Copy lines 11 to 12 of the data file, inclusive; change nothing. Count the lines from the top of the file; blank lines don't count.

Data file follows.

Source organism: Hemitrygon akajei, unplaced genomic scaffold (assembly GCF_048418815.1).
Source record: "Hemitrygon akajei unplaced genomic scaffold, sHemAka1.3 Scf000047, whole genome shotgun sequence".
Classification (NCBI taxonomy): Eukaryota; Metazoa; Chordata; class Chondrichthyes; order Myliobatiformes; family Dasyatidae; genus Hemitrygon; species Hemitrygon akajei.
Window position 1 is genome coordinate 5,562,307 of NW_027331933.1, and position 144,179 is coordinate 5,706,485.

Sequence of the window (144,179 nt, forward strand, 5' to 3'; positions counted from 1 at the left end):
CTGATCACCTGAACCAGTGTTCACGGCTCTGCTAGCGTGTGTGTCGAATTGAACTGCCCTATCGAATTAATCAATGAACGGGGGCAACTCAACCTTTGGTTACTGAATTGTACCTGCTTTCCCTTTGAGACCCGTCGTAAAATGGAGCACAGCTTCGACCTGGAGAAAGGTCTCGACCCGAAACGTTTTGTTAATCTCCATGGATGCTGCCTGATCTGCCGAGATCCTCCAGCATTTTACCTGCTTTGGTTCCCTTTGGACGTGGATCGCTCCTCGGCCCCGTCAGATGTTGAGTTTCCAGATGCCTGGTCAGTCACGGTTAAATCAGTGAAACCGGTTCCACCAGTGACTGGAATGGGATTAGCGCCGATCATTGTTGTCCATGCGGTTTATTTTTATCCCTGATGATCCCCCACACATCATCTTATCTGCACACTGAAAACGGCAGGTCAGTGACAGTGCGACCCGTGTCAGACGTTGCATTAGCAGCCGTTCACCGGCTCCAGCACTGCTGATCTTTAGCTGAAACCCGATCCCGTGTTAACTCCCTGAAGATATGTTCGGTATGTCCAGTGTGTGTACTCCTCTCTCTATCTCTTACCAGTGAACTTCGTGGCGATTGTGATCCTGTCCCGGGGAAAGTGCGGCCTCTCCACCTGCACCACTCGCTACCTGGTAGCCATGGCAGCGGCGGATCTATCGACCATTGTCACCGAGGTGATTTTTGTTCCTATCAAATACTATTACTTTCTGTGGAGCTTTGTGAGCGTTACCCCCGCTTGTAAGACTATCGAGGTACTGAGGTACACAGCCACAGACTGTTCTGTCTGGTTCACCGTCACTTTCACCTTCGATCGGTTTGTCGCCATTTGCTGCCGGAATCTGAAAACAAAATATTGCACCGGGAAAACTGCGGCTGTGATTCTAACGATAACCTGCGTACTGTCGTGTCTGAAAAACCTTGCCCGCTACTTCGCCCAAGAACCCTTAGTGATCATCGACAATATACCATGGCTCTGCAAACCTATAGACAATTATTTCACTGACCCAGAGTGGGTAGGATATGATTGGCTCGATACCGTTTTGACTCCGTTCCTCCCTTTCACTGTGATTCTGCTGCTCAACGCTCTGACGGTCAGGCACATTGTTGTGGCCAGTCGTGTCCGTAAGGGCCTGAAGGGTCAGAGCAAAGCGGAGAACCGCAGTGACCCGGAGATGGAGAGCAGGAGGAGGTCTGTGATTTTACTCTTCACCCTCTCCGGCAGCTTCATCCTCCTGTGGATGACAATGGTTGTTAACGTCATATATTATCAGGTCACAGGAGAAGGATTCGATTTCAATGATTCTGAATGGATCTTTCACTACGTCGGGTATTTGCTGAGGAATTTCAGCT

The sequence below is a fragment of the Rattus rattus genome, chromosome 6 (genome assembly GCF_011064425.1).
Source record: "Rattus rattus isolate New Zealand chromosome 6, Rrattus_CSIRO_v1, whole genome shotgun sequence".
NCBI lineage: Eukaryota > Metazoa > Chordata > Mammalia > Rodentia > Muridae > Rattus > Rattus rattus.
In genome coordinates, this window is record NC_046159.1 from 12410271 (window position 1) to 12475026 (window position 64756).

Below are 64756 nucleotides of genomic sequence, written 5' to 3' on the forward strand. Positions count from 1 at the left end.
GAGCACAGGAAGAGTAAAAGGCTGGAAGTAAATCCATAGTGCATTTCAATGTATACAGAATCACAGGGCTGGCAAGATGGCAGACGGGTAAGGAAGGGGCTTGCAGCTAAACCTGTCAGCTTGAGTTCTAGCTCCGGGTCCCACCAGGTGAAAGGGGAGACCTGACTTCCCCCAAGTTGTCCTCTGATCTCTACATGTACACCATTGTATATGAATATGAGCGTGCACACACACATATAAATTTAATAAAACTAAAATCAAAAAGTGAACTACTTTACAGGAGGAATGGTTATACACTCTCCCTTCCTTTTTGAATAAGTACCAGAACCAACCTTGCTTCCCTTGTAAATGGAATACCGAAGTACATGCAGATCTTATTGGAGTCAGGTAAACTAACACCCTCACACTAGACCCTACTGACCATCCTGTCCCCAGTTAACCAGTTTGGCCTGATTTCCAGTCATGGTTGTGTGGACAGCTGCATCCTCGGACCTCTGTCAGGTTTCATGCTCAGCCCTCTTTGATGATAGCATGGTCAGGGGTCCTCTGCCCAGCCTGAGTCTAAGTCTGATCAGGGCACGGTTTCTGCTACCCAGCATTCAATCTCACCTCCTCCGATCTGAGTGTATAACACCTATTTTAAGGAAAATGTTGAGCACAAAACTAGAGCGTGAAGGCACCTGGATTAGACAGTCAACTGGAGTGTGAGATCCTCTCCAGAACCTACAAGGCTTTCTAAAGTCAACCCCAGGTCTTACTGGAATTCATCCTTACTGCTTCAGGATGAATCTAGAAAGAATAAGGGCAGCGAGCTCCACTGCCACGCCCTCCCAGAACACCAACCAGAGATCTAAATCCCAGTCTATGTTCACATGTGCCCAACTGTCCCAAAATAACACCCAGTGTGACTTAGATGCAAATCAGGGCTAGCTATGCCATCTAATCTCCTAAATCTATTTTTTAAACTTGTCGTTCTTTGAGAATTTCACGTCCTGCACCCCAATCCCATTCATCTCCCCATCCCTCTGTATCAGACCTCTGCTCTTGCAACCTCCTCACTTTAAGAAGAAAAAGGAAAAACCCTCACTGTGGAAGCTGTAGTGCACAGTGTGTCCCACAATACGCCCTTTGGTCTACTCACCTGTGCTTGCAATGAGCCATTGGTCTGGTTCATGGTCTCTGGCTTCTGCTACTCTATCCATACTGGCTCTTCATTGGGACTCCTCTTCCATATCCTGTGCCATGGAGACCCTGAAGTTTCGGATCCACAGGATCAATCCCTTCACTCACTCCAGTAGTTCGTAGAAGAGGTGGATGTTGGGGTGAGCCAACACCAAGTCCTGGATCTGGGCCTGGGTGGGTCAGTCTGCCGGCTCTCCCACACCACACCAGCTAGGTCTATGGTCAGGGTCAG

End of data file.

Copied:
Below are 64756 nucleotides of genomic sequence, written 5' to 3' on the forward strand. Positions count from 1 at the left end.
GAGCACAGGAAGAGTAAAAGGCTGGAAGTAAATCCATAGTGCATTTCAATGTATACAGAATCACAGGGCTGGCAAGATGGCAGACGGGTAAGGAAGGGGCTTGCAGCTAAACCTGTCAGCTTGAGTTCTAGCTCCGGGTCCCACCAGGTGAAAGGGGAGACCTGACTTCCCCCAAGTTGTCCTCTGATCTCTACATGTACACCATTGTATATGAATATGAGCGTGCACACACACATATAAATTTAATAAAACTAAAATCAAAAAGTGAACTACTTTACAGGAGGAATGGTTATACACTCTCCCTTCCTTTTTGAATAAGTACCAGAACCAACCTTGCTTCCCTTGTAAATGGAATACCGAAGTACATGCAGATCTTATTGGAGTCAGGTAAACTAACACCCTCACACTAGACCCTACTGACCATCCTGTCCCCAGTTAACCAGTTTGGCCTGATTTCCAGTCATGGTTGTGTGGACAGCTGCATCCTCGGACCTCTGTCAGGTTTCATGCTCAGCCCTCTTTGATGATAGCATGGTCAGGGGTCCTCTGCCCAGCCTGAGTCTAAGTCTGATCAGGGCACGGTTTCTGCTACCCAGCATTCAATCTCACCTCCTCCGATCTGAGTGTATAACACCTATTTTAAGGAAAATGTTGAGCACAAAACTAGAGCGTGAAGGCACCTGGATTAGACAGTCAACTGGAGTGTGAGATCCTCTCCAGAACCTACAAGGCTTTCTAAAGTCAACCCCAGGTCTTACTGGAATTCATCCTTACTGCTTCAGGATGAATCTAGAAAGAATAAGGGCAGCGAGCTCCACTGCCACGCCCTCCCAGAACACCAACCAGAGATCTAAATCCCAGTCTATGTTCACATGTGCCCAACTGTCCCAAAATAACACCCAGTGTGACTTAGATGCAAATCAGGGCTAGCTATGCCATCTAATCTCCTAAATCTATTTTTTAAACTTGTCGTTCTTTGAGAATTTCACGTCCTGCACCCCAATCCCATTCATCTCCCCATCCCTCTGTATCAGACCTCTGCTCTTGCAACCTCCTCACTTTAAGAAGAAAAAGGAAAAACCCTCACTGTGGAAGCTGTAGTGCACAGTGTGTCCCACAATACGCCCTTTGGTCTACTCACCTGTGCTTGCAATGAGCCATTGGTCTGGTTCATGGTCTCTGGCTTCTGCTACTCTATCCATACTGGCTCTTCATTGGGACTCCTCTTCCATATCCTGTGCCATGGAGACCCTGAAGTTTCGGATCCACAGGATCAATCCCTTCACTCACTCCAGTAGTTCGTAGAAGAGGTGGATGTTGGGGTGAGCCAACACCAAGTCCTGGATCTGGGCCTGGGTGGGTCAGTCTGCCGGCTCTCCCACACCACACCAGCTAGGTCTATGGTCAGGGTCAG